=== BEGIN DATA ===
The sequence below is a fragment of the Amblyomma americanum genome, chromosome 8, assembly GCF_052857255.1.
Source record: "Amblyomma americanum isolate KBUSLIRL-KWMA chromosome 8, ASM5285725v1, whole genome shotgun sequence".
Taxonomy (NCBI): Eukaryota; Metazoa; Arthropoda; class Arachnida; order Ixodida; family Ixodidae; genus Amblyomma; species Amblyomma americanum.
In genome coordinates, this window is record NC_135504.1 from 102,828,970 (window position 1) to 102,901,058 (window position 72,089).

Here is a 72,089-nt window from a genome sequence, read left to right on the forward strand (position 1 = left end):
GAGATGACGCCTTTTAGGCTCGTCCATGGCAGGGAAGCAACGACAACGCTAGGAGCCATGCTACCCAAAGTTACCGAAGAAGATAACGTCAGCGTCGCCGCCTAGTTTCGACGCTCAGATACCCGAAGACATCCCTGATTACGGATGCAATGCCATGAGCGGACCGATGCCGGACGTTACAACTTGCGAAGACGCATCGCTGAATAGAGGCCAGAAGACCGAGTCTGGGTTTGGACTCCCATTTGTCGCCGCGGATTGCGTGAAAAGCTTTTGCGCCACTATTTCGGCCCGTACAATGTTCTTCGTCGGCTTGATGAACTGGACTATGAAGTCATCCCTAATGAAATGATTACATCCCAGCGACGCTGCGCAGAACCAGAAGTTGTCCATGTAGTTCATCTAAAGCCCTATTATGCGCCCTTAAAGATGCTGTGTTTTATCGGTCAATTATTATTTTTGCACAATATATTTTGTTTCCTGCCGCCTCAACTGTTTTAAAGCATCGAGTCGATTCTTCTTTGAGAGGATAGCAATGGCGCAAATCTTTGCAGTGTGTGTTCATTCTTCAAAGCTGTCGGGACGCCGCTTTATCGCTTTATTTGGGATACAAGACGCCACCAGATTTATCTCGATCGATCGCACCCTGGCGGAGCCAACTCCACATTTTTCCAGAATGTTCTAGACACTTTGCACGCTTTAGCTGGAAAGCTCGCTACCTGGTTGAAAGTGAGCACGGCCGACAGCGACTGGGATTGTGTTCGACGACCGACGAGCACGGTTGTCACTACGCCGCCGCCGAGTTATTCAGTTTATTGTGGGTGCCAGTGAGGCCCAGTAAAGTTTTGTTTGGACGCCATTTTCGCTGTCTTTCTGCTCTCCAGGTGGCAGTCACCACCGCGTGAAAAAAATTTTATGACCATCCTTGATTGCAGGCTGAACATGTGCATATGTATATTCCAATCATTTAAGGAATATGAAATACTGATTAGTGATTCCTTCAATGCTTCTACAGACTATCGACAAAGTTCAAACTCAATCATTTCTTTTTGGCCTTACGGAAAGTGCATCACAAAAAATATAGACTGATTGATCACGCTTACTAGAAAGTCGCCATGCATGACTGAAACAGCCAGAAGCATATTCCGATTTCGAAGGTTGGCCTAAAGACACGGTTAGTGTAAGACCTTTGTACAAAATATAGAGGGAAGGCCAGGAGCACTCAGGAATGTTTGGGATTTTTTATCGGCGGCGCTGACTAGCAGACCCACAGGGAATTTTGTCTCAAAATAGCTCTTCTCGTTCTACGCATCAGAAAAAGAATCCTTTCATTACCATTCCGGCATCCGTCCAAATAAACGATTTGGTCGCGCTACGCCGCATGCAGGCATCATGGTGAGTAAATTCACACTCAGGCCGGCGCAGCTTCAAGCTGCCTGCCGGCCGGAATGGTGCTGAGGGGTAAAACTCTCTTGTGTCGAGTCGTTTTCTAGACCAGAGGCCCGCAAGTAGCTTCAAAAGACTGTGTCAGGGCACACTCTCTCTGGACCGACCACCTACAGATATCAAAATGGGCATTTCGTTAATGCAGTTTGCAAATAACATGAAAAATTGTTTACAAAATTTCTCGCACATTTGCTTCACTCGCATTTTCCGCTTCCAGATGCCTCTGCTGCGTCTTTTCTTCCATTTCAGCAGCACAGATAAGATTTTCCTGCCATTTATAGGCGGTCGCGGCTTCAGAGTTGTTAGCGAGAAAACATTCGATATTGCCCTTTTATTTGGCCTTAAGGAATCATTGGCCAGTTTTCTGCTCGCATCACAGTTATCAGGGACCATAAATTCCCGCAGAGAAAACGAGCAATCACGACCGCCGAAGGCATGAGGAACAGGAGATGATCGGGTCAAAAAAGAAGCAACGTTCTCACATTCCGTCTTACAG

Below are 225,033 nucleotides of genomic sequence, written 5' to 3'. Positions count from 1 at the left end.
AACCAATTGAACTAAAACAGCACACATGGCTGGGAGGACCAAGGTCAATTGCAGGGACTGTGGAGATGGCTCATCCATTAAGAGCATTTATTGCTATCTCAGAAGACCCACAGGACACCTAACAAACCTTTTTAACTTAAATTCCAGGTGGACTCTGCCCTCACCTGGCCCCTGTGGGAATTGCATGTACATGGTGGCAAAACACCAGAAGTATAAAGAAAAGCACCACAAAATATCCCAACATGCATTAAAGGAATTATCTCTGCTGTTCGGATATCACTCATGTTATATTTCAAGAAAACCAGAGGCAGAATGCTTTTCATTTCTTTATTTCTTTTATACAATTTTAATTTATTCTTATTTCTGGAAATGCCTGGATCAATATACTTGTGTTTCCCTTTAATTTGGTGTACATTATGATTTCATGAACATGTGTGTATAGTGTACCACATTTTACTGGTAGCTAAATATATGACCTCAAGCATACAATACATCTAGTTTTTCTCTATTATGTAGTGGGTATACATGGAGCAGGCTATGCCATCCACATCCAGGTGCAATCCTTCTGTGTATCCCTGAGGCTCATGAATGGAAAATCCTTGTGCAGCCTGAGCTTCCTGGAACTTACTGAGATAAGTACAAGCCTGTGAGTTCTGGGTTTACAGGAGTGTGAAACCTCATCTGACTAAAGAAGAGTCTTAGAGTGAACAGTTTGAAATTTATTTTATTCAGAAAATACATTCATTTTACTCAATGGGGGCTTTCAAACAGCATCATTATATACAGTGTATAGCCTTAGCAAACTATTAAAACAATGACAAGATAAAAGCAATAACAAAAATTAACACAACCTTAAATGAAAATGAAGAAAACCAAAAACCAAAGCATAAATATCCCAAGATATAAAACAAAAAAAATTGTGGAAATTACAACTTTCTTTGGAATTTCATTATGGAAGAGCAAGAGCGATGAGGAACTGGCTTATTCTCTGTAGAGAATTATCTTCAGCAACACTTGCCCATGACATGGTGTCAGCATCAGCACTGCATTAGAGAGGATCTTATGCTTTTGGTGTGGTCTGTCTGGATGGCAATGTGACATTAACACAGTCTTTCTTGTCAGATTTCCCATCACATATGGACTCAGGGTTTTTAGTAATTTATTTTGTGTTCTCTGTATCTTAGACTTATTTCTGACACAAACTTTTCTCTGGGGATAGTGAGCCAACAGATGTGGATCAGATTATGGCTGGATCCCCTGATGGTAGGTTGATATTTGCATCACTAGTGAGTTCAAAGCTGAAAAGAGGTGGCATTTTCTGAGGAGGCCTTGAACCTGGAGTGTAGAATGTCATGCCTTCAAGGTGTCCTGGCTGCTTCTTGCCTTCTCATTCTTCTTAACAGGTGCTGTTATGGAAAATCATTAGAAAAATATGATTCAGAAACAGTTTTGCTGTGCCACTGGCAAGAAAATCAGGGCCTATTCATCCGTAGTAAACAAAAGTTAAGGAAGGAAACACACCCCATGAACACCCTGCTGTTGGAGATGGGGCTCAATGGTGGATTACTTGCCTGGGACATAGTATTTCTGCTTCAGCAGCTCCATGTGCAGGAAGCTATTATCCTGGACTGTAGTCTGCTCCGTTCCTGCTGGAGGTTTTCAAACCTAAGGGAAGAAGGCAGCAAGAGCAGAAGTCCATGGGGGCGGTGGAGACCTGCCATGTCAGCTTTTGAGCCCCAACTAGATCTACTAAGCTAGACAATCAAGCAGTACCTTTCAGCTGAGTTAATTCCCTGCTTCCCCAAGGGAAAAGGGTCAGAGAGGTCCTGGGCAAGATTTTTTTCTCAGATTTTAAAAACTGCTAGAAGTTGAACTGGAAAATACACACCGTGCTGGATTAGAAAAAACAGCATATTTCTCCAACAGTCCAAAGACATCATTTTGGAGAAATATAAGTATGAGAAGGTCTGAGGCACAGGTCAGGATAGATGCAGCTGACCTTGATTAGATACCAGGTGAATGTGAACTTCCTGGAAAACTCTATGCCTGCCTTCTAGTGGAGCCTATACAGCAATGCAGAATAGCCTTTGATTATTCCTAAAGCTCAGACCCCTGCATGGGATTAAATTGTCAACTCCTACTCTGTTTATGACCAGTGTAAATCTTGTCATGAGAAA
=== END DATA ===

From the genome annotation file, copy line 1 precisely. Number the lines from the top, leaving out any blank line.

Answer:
The sequence below is a fragment of the Amblyomma americanum genome, chromosome 8, assembly GCF_052857255.1.